The upcoming fifth series of Drag Race UK is set to feature two queens with unique stories to tell – Alexis Saint Pete, hailing from Poland, and Cara Melle, originally from the United States. Their journeys from their home countries to the UK highlight both triumphs and challenges faced by LGBTQ individuals around the world.
Chasing Dreams in a Conservative Climate
Cara Melle, a 26-year-old queen from Atlanta, Georgia, a traditionally conservative US state, had always dreamt of participating in Drag Race. However, she had to “literally hide in the closet” to watch the show due to concerns about her family’s reaction. The show that inspired her also filled her with anxiety, as she watched it in secret, fearing discovery.
Cara moved to the UK seven years ago to study fashion, where she found a more welcoming and open culture that allowed her drag career to flourish. In contrast, she felt that in the US, people expected her drag to conform to a safer, more conventional image.
Homophobia Persists Despite Progress
Despite the acceptance she found in the UK, Cara acknowledges that it’s not without its challenges for trans individuals. She experienced more blatant homophobia in the UK than when she identified as male in the US, indicating that homophobia still persists. Cara’s concern extends to her family back in the US, where laws like the controversial “Don’t Say Gay” bill have targeted LGBTQ communities.
Breaking Barriers in the UK
Alexis Saint Pete, a 28-year-old queen from Poland, also moved to the UK, arriving at the age of 12 to attend a prestigious dance school. His experience in the UK was an eye-opener compared to his homeland, where LGBTQ representation was scarce. In his words, “We didn’t have anybody like us, we didn’t have any drag queens.”
Despite facing challenges and a lack of acceptance in his Polish school, Alexis remained true to himself. He feels that Poland is making progress thanks to the visibility provided by social media, which has introduced diverse voices to the country.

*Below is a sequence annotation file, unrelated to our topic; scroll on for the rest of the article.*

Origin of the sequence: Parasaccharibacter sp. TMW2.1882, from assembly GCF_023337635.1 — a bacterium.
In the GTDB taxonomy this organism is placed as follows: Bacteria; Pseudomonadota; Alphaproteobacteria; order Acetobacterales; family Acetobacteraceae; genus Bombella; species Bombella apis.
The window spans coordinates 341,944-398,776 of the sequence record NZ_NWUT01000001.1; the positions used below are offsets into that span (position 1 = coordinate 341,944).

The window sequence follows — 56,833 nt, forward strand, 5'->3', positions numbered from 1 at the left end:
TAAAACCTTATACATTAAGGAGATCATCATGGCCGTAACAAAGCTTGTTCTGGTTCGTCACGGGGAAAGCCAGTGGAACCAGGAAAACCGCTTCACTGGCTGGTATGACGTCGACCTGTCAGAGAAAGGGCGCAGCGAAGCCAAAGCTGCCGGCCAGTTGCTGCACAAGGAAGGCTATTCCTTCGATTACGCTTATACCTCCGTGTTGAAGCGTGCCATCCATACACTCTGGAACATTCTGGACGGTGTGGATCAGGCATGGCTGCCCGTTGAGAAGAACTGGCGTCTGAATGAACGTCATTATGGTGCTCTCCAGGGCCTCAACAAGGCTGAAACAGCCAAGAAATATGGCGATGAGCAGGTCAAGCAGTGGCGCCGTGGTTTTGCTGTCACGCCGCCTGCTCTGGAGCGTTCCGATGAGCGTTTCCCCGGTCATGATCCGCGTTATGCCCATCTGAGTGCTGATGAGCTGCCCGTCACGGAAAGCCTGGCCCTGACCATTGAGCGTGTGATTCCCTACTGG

Balancing Authenticity and Safety
However, Alexis still finds that he must conform to societal expectations when returning to Poland, except in the capital city, Warsaw, where he can be more authentic. He believes that Poland is moving in the right direction, with the influence of social media allowing people to see the diversity of human experiences.
Both Alexis and Cara agree that representing a community can be a weighty responsibility, but they remain focused on being their authentic selves. As they prepare to grace the Drag Race UK stage, they aim to showcase their unique talents and stories without the burden of being the “voice of the whole community.”
Their journeys exemplify the power of self-expression and the challenges that LGBTQ individuals face in different parts of the world. As the new series of Drag Race UK approaches, it promises to be a platform for not only dazzling performances but also important conversations about identity, acceptance, and the ongoing fight against homophobia.
Don’t miss the upcoming season of RuPaul’s Drag Race UK, airing on BBC Three on September 28, 21:00 BST, and available on iPlayer afterward.